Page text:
Prowling my world, camera in hand

7 July 2013

Week 26: Jutland/Munich/back home

Filed under: — Administrator @ 17:35

The past couple of weeks I have been on a whirlwind of trips, almost like a top politician or Hollywood celebrity, except that they don’t travel in cattle class. But I probably had more fun. The week started in my hometown Aarhus in Denmark, continued with a four-day cycling tour of Jutland in the company of my best friend Lars, then on to Munich for a brief business trip before finally returning home to Alicante and prepare for the following week’s trip to England.

I flew from Alicante to Billund and travelled the 95 km to Aarhus by bus and train. Lars met me at the train station with his everyday bike, useful for hauling heavy things like my suitcase. The tube is for carrying tripods (Lars is a photography teacher and artist):

As usual, one of my first priorities when arriving in Denmark was to get a classic Danish sausage from a mobile sausage cart:

In the evening, I was actually doing some work, to be e-mailed back to the office before starting our tour the following morning:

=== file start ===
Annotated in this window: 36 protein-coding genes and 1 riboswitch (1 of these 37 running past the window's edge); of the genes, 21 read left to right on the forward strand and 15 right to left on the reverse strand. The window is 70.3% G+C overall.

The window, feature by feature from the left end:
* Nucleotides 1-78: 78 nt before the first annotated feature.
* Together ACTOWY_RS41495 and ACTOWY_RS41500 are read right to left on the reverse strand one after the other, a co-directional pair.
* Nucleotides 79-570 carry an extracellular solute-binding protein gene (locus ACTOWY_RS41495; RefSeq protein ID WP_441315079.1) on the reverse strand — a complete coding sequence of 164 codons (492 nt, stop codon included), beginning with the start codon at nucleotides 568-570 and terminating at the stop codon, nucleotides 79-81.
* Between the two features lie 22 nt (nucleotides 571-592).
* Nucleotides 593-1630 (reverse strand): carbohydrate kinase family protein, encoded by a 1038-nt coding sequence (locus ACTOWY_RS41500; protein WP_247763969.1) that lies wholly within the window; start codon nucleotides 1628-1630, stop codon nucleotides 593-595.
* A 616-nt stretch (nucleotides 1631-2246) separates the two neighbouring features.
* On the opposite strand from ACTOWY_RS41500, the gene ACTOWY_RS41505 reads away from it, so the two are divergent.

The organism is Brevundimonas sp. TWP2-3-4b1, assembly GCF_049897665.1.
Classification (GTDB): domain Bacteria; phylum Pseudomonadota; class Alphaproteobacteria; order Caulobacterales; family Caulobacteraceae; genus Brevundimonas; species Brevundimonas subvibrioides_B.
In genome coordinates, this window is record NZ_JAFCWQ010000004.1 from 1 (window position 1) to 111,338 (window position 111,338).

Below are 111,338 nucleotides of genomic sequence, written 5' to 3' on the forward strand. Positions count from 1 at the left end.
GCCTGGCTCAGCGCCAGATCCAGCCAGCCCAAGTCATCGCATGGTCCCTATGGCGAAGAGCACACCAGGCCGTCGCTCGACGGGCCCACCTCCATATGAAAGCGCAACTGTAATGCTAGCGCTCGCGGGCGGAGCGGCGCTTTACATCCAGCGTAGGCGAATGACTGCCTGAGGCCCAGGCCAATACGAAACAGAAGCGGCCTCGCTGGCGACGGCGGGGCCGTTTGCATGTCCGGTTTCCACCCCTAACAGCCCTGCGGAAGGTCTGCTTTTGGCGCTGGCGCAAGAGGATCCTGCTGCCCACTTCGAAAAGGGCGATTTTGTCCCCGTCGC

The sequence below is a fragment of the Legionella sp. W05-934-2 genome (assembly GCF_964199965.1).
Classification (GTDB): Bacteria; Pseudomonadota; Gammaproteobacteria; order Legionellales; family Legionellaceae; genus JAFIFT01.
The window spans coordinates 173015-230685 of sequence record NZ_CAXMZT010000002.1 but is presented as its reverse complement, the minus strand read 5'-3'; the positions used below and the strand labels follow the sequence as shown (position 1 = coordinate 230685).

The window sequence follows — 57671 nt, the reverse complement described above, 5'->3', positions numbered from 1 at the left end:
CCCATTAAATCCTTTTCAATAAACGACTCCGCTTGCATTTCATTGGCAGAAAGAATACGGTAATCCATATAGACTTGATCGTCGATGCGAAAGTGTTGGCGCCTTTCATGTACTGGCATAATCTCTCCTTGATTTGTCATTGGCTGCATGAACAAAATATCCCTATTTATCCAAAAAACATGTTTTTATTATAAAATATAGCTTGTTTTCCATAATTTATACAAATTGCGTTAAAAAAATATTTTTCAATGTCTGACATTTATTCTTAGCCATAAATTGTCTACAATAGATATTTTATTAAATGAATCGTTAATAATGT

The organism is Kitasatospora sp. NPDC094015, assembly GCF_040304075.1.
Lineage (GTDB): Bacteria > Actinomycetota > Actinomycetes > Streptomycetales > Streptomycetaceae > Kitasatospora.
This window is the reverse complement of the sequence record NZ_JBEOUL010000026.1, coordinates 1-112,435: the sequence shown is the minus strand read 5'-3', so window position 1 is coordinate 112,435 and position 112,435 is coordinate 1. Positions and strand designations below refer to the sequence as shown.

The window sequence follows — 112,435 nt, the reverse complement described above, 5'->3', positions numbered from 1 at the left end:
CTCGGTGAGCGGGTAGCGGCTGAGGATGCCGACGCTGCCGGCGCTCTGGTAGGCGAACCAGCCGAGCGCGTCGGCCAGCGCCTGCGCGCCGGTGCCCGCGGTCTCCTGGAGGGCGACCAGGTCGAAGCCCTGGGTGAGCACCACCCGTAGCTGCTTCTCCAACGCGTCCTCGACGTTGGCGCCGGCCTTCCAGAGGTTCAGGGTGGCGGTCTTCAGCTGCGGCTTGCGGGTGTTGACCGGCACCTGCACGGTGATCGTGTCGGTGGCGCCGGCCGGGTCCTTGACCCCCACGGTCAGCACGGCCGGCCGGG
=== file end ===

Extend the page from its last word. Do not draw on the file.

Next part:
Next morning, we loaded the bikes and set out around 10 a.m. Since the days are more than 17 hours long in Denmark in late June, there was no reason to get out at some ungodly hour. Lars is making some last-minute inspections:

Our target the first day was a camping in Kolding, a bit over 100 km south of Aarhus. In the beginning we had good weather, but by the time we stopped for lunch, things were beginning to look rather ominous:

As usual, we took lunch at a roadside table. Lars had his portable cooker and gas bottle, so we were able to enjoy a cup of tea:

Yours truly slapping a sandwich together. When touring on bicycle, the main purpose of lunch is not to provide a culinary treat, but rather to deliver some protein and energy to continue cycling: